|Placing Reserves - For Faculty|
|See Ikeda Library Policies for more information.|
2.2 Physical & Electronic Reserve Services
Reserve items are separated from the regular library collection, and restrictive loan policy is assigned to them for the purpose of offering easier access by group of students. They are circulated to enrolled SUA students only, and usage is highly restricted. The loan period for physical reserves is typically limited to 2 to 6 hours, and the items are kept in a closed area behind the Circulation Desk.
Electronic reserves are placed in SUA’s course management system, Angel. Angel Administrators implement technical security measures to guard against unauthorized access to the electronic contents. Login is required to enter Angel and students can only view the current courses in which they are enrolled. The instructors are directed to place persistent URL links, rather than scanned documents, in Angel. The access to reading materials included in the course is restricted approximately four weeks after the end of the academic term.
The Reserve Request Form must be submitted online, in person, or via campus mail at least 5 working days before the expected use. Rush orders may be accepted on a limited basis; however, placement in a timely manner is not guaranteed.
2.2.1 Copyright and Fair Use Analysis
Based on the Fair Use Doctrine (see 3.2.2), only the section of reading that is absolutely necessary for educational use (i.e. meeting the teaching goal) should be placed on reserve.
In all reproduced materials, the library includes a copy of the copyright notice as it appears on the original publication and stamps a warning notice: “The copyright law of the United States (Title 17, U.S. Code) governs the making of photocopies or other reproductions of copyrighted material; the person receiving this copy is liable for any infringement in its use.”
No charge is made for access to the reserve materials.
If the items are not owned by the library or accessible through library electronic resources, they will be purchased. Originals owned by professors may be reserved on a temporary basis.
The responsibility for a Fair Use analysis firmly rests with the individual faculty member. With the statement, the requested portion will be reproduced and placed on reserve for the requested block or semester.
The same reproduced reading (not owned or licensed by the library) is not placed on reserve more than one semester by the same instructor unless permission is granted by the copyright holder. If the professor wishes to put it on reserve again in the subsequent terms, the request should be made 2 months before students are expected to use them since obtaining permission typically takes time.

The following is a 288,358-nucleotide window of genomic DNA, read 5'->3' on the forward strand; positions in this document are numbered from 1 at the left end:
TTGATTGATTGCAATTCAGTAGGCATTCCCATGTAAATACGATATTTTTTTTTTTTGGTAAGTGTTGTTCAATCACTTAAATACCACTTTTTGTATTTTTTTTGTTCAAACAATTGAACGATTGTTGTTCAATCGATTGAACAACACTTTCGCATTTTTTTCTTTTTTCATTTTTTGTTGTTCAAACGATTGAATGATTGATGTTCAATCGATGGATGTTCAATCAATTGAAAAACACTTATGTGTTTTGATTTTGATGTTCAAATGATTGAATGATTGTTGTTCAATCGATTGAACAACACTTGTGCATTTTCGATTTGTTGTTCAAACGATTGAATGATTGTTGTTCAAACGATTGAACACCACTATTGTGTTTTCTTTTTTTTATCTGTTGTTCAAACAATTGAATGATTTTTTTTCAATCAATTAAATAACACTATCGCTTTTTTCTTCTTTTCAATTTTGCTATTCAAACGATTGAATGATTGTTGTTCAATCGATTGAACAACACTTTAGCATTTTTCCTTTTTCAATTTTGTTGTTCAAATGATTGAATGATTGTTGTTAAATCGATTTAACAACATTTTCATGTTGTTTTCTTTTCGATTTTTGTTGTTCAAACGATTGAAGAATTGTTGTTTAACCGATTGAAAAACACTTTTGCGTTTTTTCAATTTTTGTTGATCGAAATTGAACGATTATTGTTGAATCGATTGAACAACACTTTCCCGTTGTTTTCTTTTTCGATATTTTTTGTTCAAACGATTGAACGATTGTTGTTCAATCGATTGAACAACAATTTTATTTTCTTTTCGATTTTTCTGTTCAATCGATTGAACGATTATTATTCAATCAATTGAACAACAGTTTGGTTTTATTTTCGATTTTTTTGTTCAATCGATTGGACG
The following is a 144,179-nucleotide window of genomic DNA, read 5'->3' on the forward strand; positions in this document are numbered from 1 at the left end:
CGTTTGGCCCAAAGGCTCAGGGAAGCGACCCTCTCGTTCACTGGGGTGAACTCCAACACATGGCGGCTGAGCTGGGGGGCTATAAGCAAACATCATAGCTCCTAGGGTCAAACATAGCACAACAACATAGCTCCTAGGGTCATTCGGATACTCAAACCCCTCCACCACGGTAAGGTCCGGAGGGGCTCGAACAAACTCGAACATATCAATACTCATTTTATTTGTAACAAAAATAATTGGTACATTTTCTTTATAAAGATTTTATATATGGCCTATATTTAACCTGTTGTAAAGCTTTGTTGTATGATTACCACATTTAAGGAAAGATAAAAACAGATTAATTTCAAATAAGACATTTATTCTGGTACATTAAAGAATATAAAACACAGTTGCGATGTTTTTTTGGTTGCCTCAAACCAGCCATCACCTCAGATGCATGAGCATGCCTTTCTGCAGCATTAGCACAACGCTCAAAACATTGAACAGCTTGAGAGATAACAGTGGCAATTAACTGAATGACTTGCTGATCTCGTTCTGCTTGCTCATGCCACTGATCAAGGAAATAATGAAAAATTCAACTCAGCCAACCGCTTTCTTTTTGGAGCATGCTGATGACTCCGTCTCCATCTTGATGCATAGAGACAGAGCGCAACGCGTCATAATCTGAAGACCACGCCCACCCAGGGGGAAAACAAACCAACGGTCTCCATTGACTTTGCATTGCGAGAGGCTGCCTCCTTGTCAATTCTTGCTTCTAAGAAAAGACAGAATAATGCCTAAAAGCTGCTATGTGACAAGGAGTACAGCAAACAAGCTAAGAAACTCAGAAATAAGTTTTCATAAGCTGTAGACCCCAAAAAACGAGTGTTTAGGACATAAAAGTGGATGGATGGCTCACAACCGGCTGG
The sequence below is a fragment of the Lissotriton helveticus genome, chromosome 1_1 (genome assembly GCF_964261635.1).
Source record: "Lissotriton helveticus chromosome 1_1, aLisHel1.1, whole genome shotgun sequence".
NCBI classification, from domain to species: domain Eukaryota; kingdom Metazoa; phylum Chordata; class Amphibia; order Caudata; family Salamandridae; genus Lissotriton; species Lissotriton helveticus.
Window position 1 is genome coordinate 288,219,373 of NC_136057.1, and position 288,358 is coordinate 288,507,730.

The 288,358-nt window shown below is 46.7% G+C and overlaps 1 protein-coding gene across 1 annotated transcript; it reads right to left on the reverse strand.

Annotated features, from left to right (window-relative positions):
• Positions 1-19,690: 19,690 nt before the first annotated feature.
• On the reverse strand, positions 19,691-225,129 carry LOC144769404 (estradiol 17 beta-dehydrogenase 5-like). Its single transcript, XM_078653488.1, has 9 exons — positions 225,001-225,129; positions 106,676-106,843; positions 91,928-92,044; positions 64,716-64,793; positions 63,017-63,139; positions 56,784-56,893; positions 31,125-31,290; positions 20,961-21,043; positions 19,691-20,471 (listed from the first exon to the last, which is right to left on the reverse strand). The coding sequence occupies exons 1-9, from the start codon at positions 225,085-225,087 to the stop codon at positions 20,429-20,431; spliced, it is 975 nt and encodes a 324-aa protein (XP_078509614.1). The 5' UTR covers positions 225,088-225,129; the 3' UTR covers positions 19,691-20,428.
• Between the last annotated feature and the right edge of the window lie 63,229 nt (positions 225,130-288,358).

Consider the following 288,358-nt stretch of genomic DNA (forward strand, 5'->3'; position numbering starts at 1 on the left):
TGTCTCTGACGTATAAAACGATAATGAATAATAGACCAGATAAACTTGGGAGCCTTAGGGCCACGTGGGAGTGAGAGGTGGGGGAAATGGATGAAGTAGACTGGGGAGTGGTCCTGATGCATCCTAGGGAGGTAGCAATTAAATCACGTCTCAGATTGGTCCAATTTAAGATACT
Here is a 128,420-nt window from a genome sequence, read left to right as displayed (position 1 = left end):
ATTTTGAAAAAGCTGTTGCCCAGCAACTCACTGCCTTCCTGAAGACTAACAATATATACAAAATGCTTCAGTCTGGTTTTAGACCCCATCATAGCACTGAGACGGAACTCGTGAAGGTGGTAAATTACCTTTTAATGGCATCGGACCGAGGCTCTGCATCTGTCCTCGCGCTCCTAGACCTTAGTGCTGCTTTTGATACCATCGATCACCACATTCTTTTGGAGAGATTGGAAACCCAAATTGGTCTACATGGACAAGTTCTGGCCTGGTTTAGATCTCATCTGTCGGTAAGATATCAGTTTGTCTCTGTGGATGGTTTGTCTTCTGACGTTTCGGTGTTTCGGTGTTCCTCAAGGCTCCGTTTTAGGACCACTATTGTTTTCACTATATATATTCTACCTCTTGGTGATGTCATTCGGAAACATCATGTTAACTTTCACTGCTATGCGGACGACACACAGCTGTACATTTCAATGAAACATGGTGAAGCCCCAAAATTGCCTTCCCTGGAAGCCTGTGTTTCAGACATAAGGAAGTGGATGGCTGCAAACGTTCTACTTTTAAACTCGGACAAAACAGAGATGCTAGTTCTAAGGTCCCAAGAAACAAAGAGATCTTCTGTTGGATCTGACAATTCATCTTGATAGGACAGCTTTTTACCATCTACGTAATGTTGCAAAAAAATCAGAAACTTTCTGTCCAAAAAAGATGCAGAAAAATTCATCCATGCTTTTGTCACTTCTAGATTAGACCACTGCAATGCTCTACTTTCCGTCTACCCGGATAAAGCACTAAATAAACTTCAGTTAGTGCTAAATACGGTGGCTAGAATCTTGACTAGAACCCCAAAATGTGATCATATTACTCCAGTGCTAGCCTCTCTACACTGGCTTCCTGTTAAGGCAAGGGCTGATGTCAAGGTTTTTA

The library staff seek permission for the particular reserve usage and maintain appropriate records. Only if permission is granted, will the reserve request be fulfilled. Lack of response from the copyright holder is interpreted as “no permission granted.”
The only way to search reserve items on the library website is by the professor’s name or course title; the library does not allow search capability by article title or author. This is to limit accessibility to registered students only.
2.2.2 Placing Physical Reserve (Library)
2.2.3 Placing Electronic Reserve (Angel)
Fair Use and Electronic Reserves (http://www.ala.org/ala/issuesadvocacy/copyright/fairuse/fairuseandelectronicreserves/index.cfm) by American Library Association
Fair-Use Guidelines for Electronic Reserve Systems, Revised: March 5, 1996
Statement on Fair Use and Electronic Reserves (http://www.ala.org/ala/mgrps/divs/acrl/publications/whitepapers/statementfair.cfm) by American Library Association
2.2.4 Accessing Reserve Items
3. Copyright and Intellectual Property
When it comes to copying material, what is possible is very different from what is legal. In these days of emailed articles and electronic reserves, it is up to all members of the SUA community to know and abide by the copyright laws. Individuals breaking the copyright rules risk exposing the university and themselves to large fines. Willful copyright infringement carries a fine of up to $150,000 in civil statutory damages per item in the academic environment where there is no commercial gain (17 U.S.C. § 504 (c)(2) http://www.copyright.gov/title17/92chap5.html#504).
Although all library staff and patrons are advised to make a good faith effort and exercise good judgment to comply with the law, the responsibility of compliance rests with each individual. It is in the SUA community’s interest as authors and prospective authors to respect copyright restrictions. The copyright law guides library service policies and procedures. However, these policies do not have the force of law.
The 1976 Copyright Act gives the copyright holders the following exclusive rights: the rights to reproduce, modify, distribute, publicly perform, and publicly display their work. Others need permission from the copyright holder, pay for these rights, or qualify for an exemption.
3.1 Permitted Uses (No permission required)